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The Best Laid Plans with a Suspected Right Atrial Mass and Pulmonary Hypertension
Abstract Number: RF1BA-517
Abstract Type: Case Report Case Series
The mortality of pregnant patients with pulmonary arterial hypertension (PAH) remains high, with some reports of 35-50% (1). Newer therapies and clinical strategies may be improving outcomes, however, this remains a dangerous diagnosis to carry especially in the setting of additional complex medical issues which inhibit the diagnostic performance of right heart catheterization (RHC) such as a right atrial mass (2). In the adult population, atrial masses can be due to a primary cardiac tumor, an intracardiac thrombus or endocarditis vegetation, all of which carry physiologic consequences including intracardiac flow obstruction, pulmonary embolism, and arrhythmia (3,4). Even though parturients with pulmonary hypertension are rare, the combination of PAH and right atrial mass makes the creation of an effective and safe labor plan especially challenging. Unfortunately, in spite of the best laid plans, unexpected circumstances present themselves. We describe such a case where a carefully constructed plan involving advanced, multidisciplinary planning was aborted due to a precipitous delivery.
AN was a 33 yo G4P3 @ 37+4 with PMH of obesity (BMI 39), HTN, suspected RA mass and PAH, restrictive lung disease, scoliosis, gDM, anemia, and anxiety who presented to L&D two days prior to starting her IOL for medical optimization. Over the previous month multidisciplinary meetings were held to discuss the labor plan and further workup including a cardiac CT (cCT) and RHC to evaluate both her suspected right heart mass and PAH. Even though the cCT confirmed the absence of a right heart mass, the patient refused a RHC. Preparations were made for delivery with the assumption of the presence of PAH including invasive monitoring and inhaled NO. Despite extensive preparation and resource utilization, the patient precipitously delivered without further intervention. She was transferred to the MICU where NO was discontinued within hours without further complications.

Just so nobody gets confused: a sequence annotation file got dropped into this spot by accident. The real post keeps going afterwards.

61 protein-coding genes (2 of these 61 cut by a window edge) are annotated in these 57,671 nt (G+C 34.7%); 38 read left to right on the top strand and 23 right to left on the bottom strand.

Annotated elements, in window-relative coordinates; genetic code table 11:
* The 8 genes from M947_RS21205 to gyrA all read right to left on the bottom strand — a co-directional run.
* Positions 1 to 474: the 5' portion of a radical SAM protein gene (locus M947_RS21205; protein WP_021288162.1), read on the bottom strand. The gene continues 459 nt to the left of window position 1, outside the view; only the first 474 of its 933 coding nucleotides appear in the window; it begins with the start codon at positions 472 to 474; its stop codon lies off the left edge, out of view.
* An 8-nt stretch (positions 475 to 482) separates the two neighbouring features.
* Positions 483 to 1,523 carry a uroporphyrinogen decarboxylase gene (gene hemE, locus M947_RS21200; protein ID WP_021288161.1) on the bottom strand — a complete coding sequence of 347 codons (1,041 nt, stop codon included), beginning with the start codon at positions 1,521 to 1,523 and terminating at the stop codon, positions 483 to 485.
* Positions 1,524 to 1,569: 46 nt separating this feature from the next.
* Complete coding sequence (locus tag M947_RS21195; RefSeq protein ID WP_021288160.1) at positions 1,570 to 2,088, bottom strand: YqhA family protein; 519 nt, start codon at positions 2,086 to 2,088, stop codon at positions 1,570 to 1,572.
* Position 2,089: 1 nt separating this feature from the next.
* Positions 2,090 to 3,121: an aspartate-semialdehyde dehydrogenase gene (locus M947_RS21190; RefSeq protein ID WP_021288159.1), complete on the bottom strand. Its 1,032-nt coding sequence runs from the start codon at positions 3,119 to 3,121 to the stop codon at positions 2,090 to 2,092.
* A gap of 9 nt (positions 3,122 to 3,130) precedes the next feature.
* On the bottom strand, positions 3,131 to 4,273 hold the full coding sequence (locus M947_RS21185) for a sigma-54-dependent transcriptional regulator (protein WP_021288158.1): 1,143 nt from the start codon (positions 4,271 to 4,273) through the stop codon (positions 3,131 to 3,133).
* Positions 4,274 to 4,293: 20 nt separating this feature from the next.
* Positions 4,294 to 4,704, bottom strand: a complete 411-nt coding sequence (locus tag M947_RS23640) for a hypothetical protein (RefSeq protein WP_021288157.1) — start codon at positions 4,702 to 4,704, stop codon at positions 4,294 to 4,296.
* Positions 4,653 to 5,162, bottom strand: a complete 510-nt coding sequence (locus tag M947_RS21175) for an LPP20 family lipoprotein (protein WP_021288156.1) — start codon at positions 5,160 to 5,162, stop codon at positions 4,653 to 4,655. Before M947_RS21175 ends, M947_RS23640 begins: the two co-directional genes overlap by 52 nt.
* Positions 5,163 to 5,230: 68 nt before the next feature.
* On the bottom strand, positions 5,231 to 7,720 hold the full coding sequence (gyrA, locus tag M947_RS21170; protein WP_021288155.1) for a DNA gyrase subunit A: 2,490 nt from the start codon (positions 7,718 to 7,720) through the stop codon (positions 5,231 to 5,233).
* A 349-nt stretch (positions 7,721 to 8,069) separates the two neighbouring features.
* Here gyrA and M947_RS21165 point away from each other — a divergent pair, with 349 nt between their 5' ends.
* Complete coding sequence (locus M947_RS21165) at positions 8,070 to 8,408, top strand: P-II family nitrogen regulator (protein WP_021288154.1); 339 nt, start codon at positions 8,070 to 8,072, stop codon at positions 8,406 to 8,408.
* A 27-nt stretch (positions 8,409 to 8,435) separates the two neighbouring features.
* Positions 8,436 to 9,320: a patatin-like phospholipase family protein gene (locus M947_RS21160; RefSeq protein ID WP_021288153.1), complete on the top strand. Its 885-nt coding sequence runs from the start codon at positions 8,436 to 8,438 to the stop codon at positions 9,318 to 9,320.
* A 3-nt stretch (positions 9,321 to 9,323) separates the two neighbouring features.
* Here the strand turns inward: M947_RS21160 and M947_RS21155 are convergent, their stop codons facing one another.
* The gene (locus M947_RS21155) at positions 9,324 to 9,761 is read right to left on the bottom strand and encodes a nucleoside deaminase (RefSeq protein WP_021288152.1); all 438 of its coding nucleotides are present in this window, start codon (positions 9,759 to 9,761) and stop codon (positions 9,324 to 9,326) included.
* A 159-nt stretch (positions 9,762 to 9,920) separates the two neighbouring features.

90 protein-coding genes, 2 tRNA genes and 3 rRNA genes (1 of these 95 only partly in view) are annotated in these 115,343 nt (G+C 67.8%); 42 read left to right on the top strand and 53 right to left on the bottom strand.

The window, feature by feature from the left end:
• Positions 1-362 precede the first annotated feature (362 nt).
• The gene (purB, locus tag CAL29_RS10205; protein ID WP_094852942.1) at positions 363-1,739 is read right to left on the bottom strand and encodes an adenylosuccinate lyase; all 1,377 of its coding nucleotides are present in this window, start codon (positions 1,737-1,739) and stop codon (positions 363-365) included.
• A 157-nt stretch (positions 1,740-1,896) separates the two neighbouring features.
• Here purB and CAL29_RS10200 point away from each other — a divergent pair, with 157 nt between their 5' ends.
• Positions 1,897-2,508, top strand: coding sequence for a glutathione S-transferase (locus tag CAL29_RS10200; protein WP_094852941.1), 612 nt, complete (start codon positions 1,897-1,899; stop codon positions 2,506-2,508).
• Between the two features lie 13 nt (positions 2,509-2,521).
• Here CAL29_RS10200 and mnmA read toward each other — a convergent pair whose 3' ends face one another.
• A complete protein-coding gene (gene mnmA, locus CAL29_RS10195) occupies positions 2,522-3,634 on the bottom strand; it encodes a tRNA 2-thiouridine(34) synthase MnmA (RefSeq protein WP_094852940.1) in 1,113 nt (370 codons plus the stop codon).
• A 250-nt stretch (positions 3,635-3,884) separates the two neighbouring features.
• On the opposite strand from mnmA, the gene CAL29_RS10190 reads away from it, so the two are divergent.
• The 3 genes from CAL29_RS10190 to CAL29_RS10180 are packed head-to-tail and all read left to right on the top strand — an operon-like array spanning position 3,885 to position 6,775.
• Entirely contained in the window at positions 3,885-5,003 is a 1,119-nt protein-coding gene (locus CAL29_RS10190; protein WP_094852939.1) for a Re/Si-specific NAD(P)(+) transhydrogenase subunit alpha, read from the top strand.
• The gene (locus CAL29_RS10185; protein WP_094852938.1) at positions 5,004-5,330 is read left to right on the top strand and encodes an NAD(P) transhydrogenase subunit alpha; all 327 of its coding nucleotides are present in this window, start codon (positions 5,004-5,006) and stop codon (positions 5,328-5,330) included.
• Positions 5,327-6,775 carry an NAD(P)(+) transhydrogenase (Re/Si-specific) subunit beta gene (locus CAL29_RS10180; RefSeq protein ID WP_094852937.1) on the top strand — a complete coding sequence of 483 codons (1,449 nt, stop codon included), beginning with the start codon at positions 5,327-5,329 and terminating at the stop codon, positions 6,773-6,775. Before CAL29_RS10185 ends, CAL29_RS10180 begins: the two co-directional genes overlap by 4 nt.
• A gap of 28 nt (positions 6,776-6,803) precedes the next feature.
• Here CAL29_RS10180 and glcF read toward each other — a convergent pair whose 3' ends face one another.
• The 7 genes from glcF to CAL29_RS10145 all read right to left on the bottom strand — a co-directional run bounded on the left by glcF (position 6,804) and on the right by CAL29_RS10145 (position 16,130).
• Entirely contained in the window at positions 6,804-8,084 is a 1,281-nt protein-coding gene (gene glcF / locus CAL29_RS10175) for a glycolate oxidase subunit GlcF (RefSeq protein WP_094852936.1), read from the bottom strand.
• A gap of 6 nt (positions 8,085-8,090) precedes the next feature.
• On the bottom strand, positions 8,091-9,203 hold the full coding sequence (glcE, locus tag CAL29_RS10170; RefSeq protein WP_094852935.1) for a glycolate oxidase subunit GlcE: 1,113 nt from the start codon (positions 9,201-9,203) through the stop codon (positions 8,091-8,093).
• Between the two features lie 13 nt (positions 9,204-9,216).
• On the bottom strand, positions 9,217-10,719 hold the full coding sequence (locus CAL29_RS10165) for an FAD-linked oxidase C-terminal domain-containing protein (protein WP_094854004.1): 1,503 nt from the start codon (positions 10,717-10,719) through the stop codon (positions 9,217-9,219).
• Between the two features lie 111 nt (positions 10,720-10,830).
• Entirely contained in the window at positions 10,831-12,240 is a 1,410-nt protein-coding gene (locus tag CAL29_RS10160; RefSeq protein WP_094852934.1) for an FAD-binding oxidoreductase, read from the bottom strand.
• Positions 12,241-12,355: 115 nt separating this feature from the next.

RA masses are rare in any population, but this diagnosis in the presence of pulmonary hypertension borders on the frequency of a unicorn sighting. This case highlights that while multidisciplinary planning is critical, providers should remain vigilant to avoid over treating, especially in a stable patient.
1. Pitkin RM, Perloff JK, Koos BJ, Beall MH. Pregnancy and Congenital Heart Disease. Ann Intern Med. 1990 Mar; 112:445–454.
2. Bedard E, Dimopoulos K, Gatzoulis M. Has there been any progress made on pregnancy outcomes among women with pulmonary arterial hypertension? Eur Heart Jrnl. 2009 Feb; 30-3. 256-265.
3. Swartz, M. F., Lutz, C. J., Chandan, V. S., Landas, S. and Fink, G. W. , Atrial Myxomas: Pathologic Types, Tumor Location, and Presenting Symptoms. Jrnl of Card Surg. 2006. 21: 435-440.
4. Panidis IP, Kotler MN, Mintz GS, et al: Clinical and echocardiographic features of right atrial masses. Am Heart J. 1984;107: 745–758.